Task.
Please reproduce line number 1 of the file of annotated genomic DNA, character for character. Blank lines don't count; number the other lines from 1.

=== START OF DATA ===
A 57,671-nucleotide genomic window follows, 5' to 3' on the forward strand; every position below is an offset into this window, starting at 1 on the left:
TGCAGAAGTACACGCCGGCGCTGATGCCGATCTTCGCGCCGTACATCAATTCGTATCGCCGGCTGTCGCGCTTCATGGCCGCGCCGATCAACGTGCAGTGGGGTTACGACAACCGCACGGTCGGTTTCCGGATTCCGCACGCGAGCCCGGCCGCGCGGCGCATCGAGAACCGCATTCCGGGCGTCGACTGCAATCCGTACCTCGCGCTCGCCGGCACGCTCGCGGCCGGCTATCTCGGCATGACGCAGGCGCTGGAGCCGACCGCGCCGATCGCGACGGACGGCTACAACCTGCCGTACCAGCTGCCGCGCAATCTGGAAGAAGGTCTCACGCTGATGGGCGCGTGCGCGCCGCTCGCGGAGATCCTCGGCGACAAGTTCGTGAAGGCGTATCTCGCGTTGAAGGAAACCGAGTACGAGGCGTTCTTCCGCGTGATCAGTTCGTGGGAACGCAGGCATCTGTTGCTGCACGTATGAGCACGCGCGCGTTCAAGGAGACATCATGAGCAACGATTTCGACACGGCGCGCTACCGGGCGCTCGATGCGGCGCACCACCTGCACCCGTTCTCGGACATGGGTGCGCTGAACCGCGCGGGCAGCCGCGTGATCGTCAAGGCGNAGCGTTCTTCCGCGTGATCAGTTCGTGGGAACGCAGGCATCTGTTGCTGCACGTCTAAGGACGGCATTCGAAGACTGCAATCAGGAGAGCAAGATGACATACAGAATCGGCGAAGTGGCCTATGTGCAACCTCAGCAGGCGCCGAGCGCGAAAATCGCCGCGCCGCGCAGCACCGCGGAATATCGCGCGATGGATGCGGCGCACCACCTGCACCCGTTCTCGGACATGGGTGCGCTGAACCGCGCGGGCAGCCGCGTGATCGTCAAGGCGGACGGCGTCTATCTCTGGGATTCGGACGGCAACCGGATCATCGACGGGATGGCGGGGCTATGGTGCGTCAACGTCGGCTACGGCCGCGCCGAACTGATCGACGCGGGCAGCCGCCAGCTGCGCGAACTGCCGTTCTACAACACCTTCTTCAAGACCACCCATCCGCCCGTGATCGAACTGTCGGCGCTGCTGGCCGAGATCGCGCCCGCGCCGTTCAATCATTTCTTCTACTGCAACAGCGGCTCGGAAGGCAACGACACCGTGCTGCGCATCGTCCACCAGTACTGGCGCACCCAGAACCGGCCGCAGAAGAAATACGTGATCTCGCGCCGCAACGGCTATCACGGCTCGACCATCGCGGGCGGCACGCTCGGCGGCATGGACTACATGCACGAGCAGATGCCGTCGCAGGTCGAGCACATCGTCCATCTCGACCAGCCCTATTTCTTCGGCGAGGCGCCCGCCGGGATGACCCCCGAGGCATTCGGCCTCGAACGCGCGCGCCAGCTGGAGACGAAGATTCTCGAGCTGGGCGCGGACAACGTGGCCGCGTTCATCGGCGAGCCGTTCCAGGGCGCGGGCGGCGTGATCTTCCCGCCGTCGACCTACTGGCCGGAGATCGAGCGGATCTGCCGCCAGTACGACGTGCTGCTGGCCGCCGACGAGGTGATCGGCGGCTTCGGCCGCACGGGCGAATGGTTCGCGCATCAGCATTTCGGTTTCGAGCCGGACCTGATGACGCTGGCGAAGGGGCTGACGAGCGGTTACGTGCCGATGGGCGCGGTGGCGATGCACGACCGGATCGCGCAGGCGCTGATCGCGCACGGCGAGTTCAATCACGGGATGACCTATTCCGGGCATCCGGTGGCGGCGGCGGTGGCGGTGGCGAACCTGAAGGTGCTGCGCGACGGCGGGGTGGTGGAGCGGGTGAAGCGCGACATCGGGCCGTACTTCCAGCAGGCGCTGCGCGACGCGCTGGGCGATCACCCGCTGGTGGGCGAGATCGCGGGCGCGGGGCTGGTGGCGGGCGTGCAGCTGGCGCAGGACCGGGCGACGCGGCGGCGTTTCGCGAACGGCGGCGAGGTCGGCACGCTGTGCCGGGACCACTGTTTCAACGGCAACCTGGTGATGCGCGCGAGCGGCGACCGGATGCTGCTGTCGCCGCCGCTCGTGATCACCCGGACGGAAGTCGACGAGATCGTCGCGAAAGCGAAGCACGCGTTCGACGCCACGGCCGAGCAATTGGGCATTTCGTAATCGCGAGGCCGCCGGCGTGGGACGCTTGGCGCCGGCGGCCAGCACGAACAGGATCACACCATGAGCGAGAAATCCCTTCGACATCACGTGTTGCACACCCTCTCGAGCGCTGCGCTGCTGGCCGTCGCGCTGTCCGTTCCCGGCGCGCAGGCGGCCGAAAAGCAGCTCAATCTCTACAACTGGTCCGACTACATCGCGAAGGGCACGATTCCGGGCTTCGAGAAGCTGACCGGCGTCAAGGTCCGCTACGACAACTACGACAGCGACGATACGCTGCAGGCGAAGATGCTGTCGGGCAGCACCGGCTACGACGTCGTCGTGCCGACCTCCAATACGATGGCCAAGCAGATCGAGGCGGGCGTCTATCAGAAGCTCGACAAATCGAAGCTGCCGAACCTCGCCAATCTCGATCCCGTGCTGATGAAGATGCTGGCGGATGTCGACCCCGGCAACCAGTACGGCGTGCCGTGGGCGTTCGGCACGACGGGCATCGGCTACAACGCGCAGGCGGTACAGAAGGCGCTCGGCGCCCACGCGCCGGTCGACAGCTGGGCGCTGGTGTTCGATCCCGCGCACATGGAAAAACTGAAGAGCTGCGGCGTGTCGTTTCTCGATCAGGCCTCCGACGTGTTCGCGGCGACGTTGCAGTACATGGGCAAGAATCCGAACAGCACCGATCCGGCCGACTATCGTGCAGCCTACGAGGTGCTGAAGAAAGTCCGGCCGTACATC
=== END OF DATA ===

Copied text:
A 57,671-nucleotide genomic window follows, 5' to 3' on the forward strand; every position below is an offset into this window, starting at 1 on the left: